On January 22, 2022, my Dad died. My theme, “Letters to my Dad” is based on random thoughts about him and the aftermath of not having him around anymore.
Remember this photo I snapped of you a few years back?
Now when I look at it, I envision you walking off into the happiness of a better place where you will be waiting for me when the time comes.
A peaceful and gentler place far way from this messy world of pain and entanglements.
When I took this photo, I never thought that I would be looking at it with a totally different perspective – a time where you would be existing elsewhere.
Dad, I know that life goes on.
I mean, bills don’t pay themselves, houses don’t self-clean, other people’s health issues still have to be addressed and estates need to be settled.
In our case, loaned hospital beds had to scheduled for pick-up, feeding pumps had to UPSed back from where they came and an entire duffle bag of medications had to be triaged and returned to the pharmacy for proper disposal.
Actually, I’m lying about that last one – it was only a few Sundays ago that I forced myself to sit on the livingroom floor and sort through that duffle bag of trial and errors.
That duffle bag brought me back to giving you post-chemo injections. Juggling pain medications to maximize relief yet minimize their build-up in your system. Medications every 2 hours, some every 4 hours, others every 6 and the rest every 8 hours.
Most days I feel like that ’round the clock care never happened, like it was just a dream that never really occurred.
And it irks me that, as time marches on, it’s like YOU never existed.
Like you were never born.
Like you were never even here.
When a funeral is over, there are a few check-in phone calls from less immediate family and friends. Then, those calls become more sporadic, sprinkled here and there until the phone no longer rings. Your existence begins to fade for them as they get on with the business of life and that is understandable.
I often think, is this what we as humans are all eventually reduced to?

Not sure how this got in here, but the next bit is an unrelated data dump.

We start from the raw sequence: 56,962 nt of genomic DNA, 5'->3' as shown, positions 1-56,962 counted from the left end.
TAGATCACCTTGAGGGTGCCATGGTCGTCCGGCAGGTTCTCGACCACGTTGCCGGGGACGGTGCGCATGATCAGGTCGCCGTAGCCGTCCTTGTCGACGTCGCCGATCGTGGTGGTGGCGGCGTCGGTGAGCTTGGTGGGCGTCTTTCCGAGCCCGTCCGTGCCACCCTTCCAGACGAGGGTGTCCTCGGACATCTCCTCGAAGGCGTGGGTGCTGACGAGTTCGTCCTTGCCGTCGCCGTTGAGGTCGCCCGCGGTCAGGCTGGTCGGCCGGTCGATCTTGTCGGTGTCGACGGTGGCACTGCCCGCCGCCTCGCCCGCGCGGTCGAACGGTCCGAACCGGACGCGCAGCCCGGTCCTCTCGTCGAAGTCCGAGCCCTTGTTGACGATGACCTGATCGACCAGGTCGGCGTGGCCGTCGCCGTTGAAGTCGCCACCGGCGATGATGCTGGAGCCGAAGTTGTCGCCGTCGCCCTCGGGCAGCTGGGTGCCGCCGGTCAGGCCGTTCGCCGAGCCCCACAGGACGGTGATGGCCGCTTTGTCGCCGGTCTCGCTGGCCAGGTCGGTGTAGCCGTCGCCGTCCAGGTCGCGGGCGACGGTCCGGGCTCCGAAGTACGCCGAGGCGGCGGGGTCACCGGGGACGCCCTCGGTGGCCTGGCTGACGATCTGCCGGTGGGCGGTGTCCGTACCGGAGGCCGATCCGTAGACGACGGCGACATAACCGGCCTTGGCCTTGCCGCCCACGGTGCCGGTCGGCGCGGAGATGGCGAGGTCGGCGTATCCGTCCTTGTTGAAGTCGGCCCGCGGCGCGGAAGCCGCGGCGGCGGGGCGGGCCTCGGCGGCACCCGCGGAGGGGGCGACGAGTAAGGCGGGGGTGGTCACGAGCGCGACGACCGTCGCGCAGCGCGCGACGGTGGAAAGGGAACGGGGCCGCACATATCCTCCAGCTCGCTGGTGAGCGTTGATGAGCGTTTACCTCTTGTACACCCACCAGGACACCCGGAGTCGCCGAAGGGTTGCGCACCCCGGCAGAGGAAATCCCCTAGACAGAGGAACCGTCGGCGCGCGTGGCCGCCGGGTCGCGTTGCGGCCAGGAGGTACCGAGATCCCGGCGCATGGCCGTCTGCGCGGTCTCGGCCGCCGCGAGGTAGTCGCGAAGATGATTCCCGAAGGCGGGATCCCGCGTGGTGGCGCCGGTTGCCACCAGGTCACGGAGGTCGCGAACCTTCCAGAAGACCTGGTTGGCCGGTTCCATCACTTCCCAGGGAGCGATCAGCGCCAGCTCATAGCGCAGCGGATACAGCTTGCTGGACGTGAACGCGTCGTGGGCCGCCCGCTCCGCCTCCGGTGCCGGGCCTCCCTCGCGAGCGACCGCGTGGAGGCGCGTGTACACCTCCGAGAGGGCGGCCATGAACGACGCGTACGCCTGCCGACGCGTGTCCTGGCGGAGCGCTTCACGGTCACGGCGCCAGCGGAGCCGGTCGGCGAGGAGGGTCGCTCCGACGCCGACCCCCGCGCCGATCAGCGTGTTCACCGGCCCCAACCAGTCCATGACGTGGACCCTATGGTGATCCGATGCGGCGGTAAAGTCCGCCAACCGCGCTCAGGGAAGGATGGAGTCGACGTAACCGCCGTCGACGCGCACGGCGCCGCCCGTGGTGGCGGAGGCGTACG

Fancy suits and dress pants left hanging in overstuffed closets. Boxes full of Father’s Day, birthday and Christmas cards tucked safely under a beds. Boxes of trinkets and dollarstore items we teased you about for “collecting” but never using. A bunch of “stuff” that will need to be sorted through when we feel strong enough to tackle that mountain.
I’m a little ashamed to say it but…
Just the other day, I noticed a family taking a walk together, smiling and laughing so louldy that I could hear them through the closed window. And you know what I thought? What I actually said out loud to myself while I stood at that window?
“How dare you guys look so happy when my Dad is dead.”
I know, I know…
It’s plain old jealousy mixed with envy because I remember when we used to laugh and talk so loudly that others would give us those “why are you being so loud” looks and we didn’t care.
I was looking at that family thinking how unfair it was that life happily goes on for others while I’m erasing your identity and existence via endless paperwork and phone calls to authorities, organizations and establishments. Some days I don’t even want to get out of bed because I don’t know where I left off the day before.
Dad, as you would say, “One day at a time Marq” and I have no choice but to approach it that way each and every day.
Loving you always,